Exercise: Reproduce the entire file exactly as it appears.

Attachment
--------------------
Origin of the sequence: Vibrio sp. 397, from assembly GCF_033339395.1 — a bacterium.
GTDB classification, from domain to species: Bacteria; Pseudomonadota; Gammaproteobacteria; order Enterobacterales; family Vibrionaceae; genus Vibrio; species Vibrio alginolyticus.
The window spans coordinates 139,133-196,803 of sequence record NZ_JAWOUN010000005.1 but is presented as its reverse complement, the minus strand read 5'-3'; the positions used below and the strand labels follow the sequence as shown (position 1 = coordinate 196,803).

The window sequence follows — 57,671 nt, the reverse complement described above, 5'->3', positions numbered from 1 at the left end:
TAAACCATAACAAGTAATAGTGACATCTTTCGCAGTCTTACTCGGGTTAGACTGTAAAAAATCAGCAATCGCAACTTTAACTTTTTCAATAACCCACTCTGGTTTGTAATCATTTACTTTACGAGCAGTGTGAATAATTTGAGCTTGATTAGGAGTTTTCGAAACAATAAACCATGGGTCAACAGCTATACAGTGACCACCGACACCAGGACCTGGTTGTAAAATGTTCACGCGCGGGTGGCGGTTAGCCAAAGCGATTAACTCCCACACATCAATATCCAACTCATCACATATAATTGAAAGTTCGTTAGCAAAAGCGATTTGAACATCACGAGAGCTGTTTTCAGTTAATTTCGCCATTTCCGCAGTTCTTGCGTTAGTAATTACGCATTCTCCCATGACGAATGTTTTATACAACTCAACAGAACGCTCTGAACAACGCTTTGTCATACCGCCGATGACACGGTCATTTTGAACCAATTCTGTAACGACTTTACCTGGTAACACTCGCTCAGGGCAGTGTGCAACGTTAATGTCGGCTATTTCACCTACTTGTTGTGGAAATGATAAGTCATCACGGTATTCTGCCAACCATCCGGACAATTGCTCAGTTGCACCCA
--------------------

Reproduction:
Origin of the sequence: Vibrio sp. 397, from assembly GCF_033339395.1 — a bacterium.
GTDB classification, from domain to species: Bacteria; Pseudomonadota; Gammaproteobacteria; order Enterobacterales; family Vibrionaceae; genus Vibrio; species Vibrio alginolyticus.
The window spans coordinates 139,133-196,803 of sequence record NZ_JAWOUN010000005.1 but is presented as its reverse complement, the minus strand read 5'-3'; the positions used below and the strand labels follow the sequence as shown (position 1 = coordinate 196,803).

The window sequence follows — 57,671 nt, the reverse complement described above, 5'->3', positions numbered from 1 at the left end:
TAAACCATAACAAGTAATAGTGACATCTTTCGCAGTCTTACTCGGGTTAGACTGTAAAAAATCAGCAATCGCAACTTTAACTTTTTCAATAACCCACTCTGGTTTGTAATCATTTACTTTACGAGCAGTGTGAATAATTTGAGCTTGATTAGGAGTTTTCGAAACAATAAACCATGGGTCAACAGCTATACAGTGACCACCGACACCAGGACCTGGTTGTAAAATGTTCACGCGCGGGTGGCGGTTAGCCAAAGCGATTAACTCCCACACATCAATATCCAACTCATCACATATAATTGAAAGTTCGTTAGCAAAAGCGATTTGAACATCACGAGAGCTGTTTTCAGTTAATTTCGCCATTTCCGCAGTTCTTGCGTTAGTAATTACGCATTCTCCCATGACGAATGTTTTATACAACTCAACAGAACGCTCTGAACAACGCTTTGTCATACCGCCGATGACACGGTCATTTTGAACCAATTCTGTAACGACTTTACCTGGTAACACTCGCTCAGGGCAGTGTGCAACGTTAATGTCGGCTATTTCACCTACTTGTTGTGGAAATGATAAGTCATCACGGTATTCTGCCAACCATCCGGACAATTGCTCAGTTGCACCCA